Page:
All in all he was something of a poseur with his affinity for stylish clothes and the carefully calculated way he held a cigarette between the third and fourth fingers of his hand. Certainly he was the darling of the aforementioned elites. According to Lahr's book he was a brilliant and feared critic,... [a] daring impresario... a notorious eccentric, a louche sophisticate: connoisseur of cuisine, wine, literature and women. Considering the circles in which he moved Tynan was also something of a rarity, an unashamed heterosexual, though, as a stereotypical product of the English Public School tradition, he had a lifelong prediliction for spanking, thus making up for his lack of interest in that other English public school tradition of homosexuality.
He was an inveterate name dropper, simply because for over three decades, on both sides of the Atlantic, Tynan was at the hot centre of the theatre and film worlds. he knew everybody; and everybody wanted to know him. The diaries literally contain hundreds of names of the rich and famous with whom he attended a never-ending series of meetings, weekend gatherings, dinner parties and overseas jaunts: Gore Videl, L.O.(Laurence Olivier), Marlene Deitrich, Mel Brooks, Princess Margaret, Harold Pinter, Antonia Fraser, Germaine Greer, John Geilgud, John Osbourne, George Harrison, Robert Morley, John Huston, Tennesse Williams,... and so on.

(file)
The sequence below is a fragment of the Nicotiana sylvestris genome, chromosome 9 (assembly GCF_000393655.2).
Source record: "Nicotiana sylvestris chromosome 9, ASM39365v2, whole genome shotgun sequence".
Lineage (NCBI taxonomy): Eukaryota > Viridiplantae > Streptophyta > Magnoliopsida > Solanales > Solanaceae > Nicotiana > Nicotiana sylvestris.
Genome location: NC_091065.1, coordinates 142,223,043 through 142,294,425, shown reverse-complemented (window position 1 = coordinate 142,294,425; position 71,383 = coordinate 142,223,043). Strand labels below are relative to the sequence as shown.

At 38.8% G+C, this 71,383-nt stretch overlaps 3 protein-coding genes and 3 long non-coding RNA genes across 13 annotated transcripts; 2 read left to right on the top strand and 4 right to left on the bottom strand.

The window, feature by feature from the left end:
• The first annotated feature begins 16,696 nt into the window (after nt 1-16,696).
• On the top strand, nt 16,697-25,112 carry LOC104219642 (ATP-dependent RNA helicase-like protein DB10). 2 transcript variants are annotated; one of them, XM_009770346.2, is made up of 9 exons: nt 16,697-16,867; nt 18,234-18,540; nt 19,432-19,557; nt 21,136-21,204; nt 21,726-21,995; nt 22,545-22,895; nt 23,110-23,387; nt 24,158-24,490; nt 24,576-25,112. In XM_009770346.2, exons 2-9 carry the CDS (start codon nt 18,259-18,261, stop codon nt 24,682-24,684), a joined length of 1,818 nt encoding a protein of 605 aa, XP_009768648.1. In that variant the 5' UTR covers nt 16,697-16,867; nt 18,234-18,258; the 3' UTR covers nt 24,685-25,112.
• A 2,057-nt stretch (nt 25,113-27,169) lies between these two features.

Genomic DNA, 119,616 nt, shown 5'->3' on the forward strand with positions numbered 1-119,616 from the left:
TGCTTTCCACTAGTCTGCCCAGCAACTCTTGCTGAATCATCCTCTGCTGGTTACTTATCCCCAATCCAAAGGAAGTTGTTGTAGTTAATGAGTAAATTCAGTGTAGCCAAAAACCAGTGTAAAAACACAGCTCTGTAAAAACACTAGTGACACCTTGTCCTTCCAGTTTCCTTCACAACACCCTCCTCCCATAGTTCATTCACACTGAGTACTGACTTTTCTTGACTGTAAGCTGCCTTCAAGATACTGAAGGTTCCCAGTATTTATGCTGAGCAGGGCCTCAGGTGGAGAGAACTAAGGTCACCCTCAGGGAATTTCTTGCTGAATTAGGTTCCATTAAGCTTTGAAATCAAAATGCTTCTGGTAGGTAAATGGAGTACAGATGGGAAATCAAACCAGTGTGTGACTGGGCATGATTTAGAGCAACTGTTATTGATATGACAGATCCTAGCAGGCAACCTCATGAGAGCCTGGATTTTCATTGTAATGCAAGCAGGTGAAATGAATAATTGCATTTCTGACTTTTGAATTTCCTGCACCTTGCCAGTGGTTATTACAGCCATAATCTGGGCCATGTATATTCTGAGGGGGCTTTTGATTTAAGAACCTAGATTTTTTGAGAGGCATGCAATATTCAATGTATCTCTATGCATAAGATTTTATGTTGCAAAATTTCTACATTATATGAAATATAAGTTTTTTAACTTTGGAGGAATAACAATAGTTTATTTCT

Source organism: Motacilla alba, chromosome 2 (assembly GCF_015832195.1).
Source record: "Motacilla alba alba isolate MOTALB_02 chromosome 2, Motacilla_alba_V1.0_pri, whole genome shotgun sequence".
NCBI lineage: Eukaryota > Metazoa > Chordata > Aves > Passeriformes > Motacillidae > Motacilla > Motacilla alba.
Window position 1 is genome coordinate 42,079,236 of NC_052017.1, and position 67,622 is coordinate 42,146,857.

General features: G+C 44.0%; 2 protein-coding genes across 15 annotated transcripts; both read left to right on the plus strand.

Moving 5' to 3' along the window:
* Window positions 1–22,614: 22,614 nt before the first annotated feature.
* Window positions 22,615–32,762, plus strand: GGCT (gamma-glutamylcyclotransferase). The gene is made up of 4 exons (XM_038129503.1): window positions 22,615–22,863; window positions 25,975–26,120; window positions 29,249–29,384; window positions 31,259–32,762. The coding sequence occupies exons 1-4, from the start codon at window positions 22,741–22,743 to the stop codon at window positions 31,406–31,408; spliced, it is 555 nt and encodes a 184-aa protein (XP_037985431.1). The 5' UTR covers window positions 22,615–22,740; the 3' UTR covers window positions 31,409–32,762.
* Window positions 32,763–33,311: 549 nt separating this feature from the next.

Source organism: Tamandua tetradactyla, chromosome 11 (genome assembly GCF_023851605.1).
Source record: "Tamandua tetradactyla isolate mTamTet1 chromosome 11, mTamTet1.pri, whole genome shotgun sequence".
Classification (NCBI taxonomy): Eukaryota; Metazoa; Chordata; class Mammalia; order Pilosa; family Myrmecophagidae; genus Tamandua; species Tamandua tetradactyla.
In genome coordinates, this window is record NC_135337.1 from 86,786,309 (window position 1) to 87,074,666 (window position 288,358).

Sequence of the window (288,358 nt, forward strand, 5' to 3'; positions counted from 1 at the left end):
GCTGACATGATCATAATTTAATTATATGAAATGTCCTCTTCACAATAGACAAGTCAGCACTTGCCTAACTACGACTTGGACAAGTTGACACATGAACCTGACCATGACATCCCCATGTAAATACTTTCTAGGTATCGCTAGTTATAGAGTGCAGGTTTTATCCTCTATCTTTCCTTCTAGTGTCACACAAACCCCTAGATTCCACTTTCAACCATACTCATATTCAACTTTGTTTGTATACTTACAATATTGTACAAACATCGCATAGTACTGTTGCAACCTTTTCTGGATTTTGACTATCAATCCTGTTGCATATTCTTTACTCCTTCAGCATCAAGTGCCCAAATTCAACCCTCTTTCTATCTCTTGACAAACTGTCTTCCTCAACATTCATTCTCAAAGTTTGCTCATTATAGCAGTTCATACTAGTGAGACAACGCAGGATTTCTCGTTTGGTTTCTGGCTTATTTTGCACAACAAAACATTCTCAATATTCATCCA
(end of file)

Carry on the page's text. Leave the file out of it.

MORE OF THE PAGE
Not just names but gossip, of course, usually of the who did what with whom and where and under the influence of what drugs type: one can read about Marlene Deitrich's tryst with JFK at the Whitehouse, Paul Getty's near fatal episode of priapism, etc., etc. Tynan was indeed a clever writer with a flair for words and a consummate skill for spotting and dissecting cant. Which is surprising considering the contradictions in his own lifestyle.
Whoever invented the term "Chardonnay Socialist" (was it Barry Humphries?) must have had Ken Tynan in mind. His committment to the creed of Utopian Socialism was breathtaking and unrelieved by reality. Safely inured by a lifestyle among the rich and famous, his only insights into the working class were therotical and abstract. He was a self-described "libertarian liberal socialist" which seems to have meant "I can do whatever I want socially and sexually without restraint but the Government should control every other aspect of society." (i.e. minimal sexual restraint accompanied by maximum political and economic control of the lives of the people.) But Tynan, the elitist, was hardly one of "the people".